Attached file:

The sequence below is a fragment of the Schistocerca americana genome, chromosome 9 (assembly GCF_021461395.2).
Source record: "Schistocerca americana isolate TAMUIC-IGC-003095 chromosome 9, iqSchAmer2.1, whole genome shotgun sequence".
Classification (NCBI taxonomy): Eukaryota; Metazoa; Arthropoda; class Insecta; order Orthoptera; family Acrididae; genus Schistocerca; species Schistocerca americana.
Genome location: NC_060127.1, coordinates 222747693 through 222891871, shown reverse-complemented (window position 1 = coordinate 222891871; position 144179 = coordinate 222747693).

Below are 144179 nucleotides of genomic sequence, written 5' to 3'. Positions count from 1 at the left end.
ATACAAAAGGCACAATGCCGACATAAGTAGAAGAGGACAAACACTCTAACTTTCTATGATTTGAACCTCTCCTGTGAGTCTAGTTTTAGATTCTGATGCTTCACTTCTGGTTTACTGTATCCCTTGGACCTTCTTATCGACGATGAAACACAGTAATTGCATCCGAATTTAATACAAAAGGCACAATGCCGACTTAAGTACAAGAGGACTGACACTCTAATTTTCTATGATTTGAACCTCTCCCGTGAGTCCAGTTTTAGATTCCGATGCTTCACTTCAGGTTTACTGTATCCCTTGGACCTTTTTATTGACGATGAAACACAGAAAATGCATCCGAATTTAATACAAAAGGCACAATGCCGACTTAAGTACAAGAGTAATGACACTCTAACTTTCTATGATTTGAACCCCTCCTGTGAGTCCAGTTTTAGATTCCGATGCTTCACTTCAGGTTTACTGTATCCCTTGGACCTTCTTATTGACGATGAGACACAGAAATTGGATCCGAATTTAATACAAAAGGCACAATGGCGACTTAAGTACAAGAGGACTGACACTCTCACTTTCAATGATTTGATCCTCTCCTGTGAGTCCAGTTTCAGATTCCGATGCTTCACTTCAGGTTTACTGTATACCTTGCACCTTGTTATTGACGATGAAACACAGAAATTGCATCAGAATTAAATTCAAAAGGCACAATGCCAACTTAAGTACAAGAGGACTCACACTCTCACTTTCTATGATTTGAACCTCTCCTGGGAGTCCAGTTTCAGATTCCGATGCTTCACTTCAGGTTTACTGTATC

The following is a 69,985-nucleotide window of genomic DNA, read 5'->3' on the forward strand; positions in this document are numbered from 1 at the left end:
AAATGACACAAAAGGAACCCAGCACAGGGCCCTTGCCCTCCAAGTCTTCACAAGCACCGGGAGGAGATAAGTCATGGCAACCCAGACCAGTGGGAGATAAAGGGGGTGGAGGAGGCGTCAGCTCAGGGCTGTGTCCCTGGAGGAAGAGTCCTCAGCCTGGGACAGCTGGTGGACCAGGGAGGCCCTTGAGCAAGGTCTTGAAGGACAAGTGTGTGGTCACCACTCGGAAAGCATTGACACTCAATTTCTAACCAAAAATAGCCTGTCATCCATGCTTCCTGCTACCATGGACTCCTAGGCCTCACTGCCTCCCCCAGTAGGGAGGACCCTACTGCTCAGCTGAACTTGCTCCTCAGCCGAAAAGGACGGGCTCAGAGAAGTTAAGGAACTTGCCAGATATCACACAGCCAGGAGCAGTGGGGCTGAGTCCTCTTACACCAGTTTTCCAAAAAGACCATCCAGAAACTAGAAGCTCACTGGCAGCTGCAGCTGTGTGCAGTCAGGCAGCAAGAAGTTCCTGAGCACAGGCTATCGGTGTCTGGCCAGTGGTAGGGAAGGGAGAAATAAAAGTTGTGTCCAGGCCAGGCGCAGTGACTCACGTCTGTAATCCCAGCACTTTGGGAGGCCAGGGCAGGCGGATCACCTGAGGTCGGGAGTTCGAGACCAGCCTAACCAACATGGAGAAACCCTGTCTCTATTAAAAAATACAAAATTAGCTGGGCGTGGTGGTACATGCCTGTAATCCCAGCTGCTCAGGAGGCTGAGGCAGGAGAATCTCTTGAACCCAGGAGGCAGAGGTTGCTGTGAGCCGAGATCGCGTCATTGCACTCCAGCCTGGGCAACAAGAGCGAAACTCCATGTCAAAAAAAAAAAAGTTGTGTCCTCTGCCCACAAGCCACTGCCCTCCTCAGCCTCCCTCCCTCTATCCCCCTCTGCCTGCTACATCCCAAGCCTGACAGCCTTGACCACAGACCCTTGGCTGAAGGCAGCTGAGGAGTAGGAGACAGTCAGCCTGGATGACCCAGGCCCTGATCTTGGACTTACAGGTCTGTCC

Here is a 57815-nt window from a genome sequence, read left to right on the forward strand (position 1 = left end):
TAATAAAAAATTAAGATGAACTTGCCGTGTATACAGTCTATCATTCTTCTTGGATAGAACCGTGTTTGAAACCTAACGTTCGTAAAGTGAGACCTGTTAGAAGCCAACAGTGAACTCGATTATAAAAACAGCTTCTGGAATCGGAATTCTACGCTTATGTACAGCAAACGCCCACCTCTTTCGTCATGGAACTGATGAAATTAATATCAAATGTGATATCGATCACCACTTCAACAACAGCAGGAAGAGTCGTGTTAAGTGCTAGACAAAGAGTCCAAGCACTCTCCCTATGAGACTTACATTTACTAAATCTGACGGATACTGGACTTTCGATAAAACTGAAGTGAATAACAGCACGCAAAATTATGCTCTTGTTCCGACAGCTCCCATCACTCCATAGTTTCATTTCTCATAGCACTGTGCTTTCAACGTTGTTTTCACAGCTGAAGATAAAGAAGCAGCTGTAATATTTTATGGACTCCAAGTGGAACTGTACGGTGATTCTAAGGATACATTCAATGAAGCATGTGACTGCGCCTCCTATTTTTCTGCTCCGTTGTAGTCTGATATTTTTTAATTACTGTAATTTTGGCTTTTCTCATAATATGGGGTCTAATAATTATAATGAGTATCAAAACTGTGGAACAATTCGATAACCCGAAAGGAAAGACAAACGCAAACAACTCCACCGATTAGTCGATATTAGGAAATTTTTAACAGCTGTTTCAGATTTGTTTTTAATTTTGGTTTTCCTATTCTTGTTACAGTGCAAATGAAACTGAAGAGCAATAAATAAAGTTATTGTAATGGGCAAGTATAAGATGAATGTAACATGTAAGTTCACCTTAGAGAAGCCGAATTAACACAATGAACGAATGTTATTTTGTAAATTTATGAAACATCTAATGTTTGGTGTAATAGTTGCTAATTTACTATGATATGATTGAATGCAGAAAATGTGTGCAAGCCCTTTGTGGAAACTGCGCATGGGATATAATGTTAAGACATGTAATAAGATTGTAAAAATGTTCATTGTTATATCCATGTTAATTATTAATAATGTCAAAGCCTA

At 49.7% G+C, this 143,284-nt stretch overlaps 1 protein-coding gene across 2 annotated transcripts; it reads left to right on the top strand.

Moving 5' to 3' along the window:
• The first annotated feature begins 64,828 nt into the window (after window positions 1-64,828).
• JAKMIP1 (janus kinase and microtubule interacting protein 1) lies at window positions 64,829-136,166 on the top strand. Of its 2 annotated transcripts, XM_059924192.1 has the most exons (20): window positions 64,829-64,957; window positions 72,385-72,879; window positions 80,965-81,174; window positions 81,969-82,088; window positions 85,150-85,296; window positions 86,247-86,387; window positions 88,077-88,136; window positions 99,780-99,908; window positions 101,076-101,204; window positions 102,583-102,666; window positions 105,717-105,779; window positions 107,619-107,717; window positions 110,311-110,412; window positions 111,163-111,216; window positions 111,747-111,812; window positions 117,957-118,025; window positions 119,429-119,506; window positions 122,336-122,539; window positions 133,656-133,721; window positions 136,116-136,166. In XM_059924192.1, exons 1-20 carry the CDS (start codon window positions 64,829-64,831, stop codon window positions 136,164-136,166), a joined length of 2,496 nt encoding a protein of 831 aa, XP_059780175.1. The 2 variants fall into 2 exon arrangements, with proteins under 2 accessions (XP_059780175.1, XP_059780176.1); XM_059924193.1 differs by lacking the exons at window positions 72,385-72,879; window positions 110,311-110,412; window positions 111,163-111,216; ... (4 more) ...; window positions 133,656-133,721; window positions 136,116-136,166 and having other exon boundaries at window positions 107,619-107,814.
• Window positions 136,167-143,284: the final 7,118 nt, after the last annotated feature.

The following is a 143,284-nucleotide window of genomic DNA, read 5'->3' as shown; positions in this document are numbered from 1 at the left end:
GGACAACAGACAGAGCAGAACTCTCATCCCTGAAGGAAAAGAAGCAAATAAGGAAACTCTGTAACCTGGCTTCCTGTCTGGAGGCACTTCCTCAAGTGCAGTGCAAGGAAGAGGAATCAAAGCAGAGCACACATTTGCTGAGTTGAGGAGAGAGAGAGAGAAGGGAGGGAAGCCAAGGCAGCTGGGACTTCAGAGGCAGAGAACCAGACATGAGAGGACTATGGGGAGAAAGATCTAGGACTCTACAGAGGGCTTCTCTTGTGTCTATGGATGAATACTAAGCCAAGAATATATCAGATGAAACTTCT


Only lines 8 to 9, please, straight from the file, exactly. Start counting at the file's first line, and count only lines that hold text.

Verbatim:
AAATGACACAAAAGGAACCCAGCACAGGGCCCTTGCCCTCCAAGTCTTCACAAGCACCGGGAGGAGATAAGTCATGGCAACCCAGACCAGTGGGAGATAAAGGGGGTGGAGGAGGCGTCAGCTCAGGGCTGTGTCCCTGGAGGAAGAGTCCTCAGCCTGGGACAGCTGGTGGACCAGGGAGGCCCTTGAGCAAGGTCTTGAAGGACAAGTGTGTGGTCACCACTCGGAAAGCATTGACACTCAATTTCTAACCAAAAATAGCCTGTCATCCATGCTTCCTGCTACCATGGACTCCTAGGCCTCACTGCCTCCCCCAGTAGGGAGGACCCTACTGCTCAGCTGAACTTGCTCCTCAGCCGAAAAGGACGGGCTCAGAGAAGTTAAGGAACTTGCCAGATATCACACAGCCAGGAGCAGTGGGGCTGAGTCCTCTTACACCAGTTTTCCAAAAAGACCATCCAGAAACTAGAAGCTCACTGGCAGCTGCAGCTGTGTGCAGTCAGGCAGCAAGAAGTTCCTGAGCACAGGCTATCGGTGTCTGGCCAGTGGTAGGGAAGGGAGAAATAAAAGTTGTGTCCAGGCCAGGCGCAGTGACTCACGTCTGTAATCCCAGCACTTTGGGAGGCCAGGGCAGGCGGATCACCTGAGGTCGGGAGTTCGAGACCAGCCTAACCAACATGGAGAAACCCTGTCTCTATTAAAAAATACAAAATTAGCTGGGCGTGGTGGTACATGCCTGTAATCCCAGCTGCTCAGGAGGCTGAGGCAGGAGAATCTCTTGAACCCAGGAGGCAGAGGTTGCTGTGAGCCGAGATCGCGTCATTGCACTCCAGCCTGGGCAACAAGAGCGAAACTCCATGTCAAAAAAAAAAAAGTTGTGTCCTCTGCCCACAAGCCACTGCCCTCCTCAGCCTCCCTCCCTCTATCCCCCTCTGCCTGCTACATCCCAAGCCTGACAGCCTTGACCACAGACCCTTGGCTGAAGGCAGCTGAGGAGTAGGAGACAGTCAGCCTGGATGACCCAGGCCCTGATCTTGGACTTACAGGTCTGTCC

Here is a 57815-nt window from a genome sequence, read left to right on the forward strand (position 1 = left end):